One Sukkot festival, R. Mordechai Yoel constructed R. Isaac’s sukkah for him. While covering it with foliage overhead, R. Isaac instructed him to affix more and more of the leafy covering to the point that R. Mordechai Yoel was astonished by its sheer quantity. R. Isaac noted his surprise and, in that signaturetune, said, “I covered the sukkah for the [Alter] Rebbe, and when he saw my work he would tell me in his customary tune, ‘Dense, denser!’ ” Then R. Isaac lifted his hand and concluded, “I cannot do otherwise!”

I do not recall from whom I heard this, but apparently it was R. Mordechai Yoel who recounted a powerful story that occurred after the passing of the Alter Rebbe. The custom at the annual 19th of Kislev farbrengen - commemorating the Alter Rebbe's liberation from Czarist imprisonment - was that the younger Chassidim would invite the distinguished elder Chassidim to sit at the head of the table, and have them talk about what they had observed during their time in the Alter Rebbe’s presence. When the years passed and the elder Chassidim passed on, they discovered a simple old Jew who had also seen the Alter Rebbe. They put him at the head of the table and asked him to relate what he knew of the Alter Rebbe. The simple man was at a loss for words. He said l’chaim, and then he began to proclaim with a burning intensity and fervor that shook his frail body: “Der Rebbe . . . Oy, what a Jew he was . . . Oy, what a Jew he was . . . Oy, what a Jew he was . . ." Each time he repeated the phrase his voice escalated, until he began weeping, as he continued to wail, “Oy, what a Jew he was . . .” The Chassidim present at the farbrengen related afterwards that this simple Jew, using no words at all, portrayed the Alter Rebbe in the most effective way, and even better than his predecessors had.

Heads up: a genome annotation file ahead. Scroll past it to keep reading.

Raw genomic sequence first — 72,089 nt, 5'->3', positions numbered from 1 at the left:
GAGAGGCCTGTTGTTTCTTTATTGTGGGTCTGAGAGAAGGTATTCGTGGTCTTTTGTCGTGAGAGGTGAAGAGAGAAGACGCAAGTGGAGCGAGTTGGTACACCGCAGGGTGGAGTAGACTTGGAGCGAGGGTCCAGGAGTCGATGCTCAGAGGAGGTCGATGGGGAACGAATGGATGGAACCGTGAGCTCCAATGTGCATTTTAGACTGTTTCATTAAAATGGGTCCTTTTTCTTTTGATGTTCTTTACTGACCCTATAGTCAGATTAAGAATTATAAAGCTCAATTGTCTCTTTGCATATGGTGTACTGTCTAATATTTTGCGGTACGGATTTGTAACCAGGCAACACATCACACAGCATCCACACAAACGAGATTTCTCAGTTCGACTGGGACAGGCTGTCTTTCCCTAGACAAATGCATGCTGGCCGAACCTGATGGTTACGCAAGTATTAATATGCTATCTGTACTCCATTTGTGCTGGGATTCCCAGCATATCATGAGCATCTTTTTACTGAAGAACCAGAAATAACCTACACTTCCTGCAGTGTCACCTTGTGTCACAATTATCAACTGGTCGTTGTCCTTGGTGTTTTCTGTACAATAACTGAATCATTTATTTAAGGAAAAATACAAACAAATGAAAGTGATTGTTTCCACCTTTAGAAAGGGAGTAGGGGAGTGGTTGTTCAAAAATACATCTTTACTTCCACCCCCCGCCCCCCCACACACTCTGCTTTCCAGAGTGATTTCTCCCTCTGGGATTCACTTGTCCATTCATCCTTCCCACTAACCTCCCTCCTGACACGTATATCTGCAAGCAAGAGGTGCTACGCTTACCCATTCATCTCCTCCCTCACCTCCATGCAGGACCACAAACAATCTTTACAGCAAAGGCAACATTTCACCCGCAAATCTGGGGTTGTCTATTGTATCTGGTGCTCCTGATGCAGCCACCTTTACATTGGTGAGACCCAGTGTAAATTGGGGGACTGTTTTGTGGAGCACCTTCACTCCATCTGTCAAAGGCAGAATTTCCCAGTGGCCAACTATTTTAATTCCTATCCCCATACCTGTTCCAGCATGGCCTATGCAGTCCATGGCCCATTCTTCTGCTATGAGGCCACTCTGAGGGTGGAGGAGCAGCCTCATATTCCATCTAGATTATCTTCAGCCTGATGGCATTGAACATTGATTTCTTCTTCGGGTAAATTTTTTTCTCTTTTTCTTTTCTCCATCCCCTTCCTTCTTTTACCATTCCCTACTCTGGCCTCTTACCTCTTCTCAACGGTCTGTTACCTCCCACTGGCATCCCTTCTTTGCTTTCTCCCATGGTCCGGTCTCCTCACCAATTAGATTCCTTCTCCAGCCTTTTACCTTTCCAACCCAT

After repeatedly hearing about the astounding greatness of the Maggid of Mezeritch, a certain individual decided to travel to the town of Mezritch to hear what he had to offer. When he heard the words of Torah uttered by the Maggid, he was so overwhelmed with excitement and inspiration that he honestly felt that the Maggid may not have actually been human, but was rather some fiery angel of G‑d. In awe and reverence, he approached the Maggid and let his fingers brush against the Maggid's sleeve. As the tips of his fingers hit against the flesh of an arm underneath the garment, he felt assured that he was, indeed, a man of flesh and blood.

Fraidka, the daughter of the Alter Rebbe, was a very righteous, pious woman and was loved dearly by her father. In fact, on many an occasion, her father would deliver a Chassidic discourse exclusively for her. It happened more than once that when the Mitteler Rebbe wanted to hear Chassidus, he would ask his sister Fraidka to request of their father to speak words of Chassidus.

Fraidka once requested that she be buried beside her father. The Chassidim heard her request, but they considered it improper to bury a woman together with the Alter Rebbe, despite her greatness. However, they refrained from making a decision on the matter. Before her passing, the Chassidim heard her whisper faintly: “Elokai! The soul that you gave me is pure. You created it, You formed it, and You blew it into me. Tatteh - father - are you waiting? I’m here!” With these words reverberating softly across the room, she passed on. The Chassidim then understood that indeed, she ought to be buried next to the Alter Rebbe.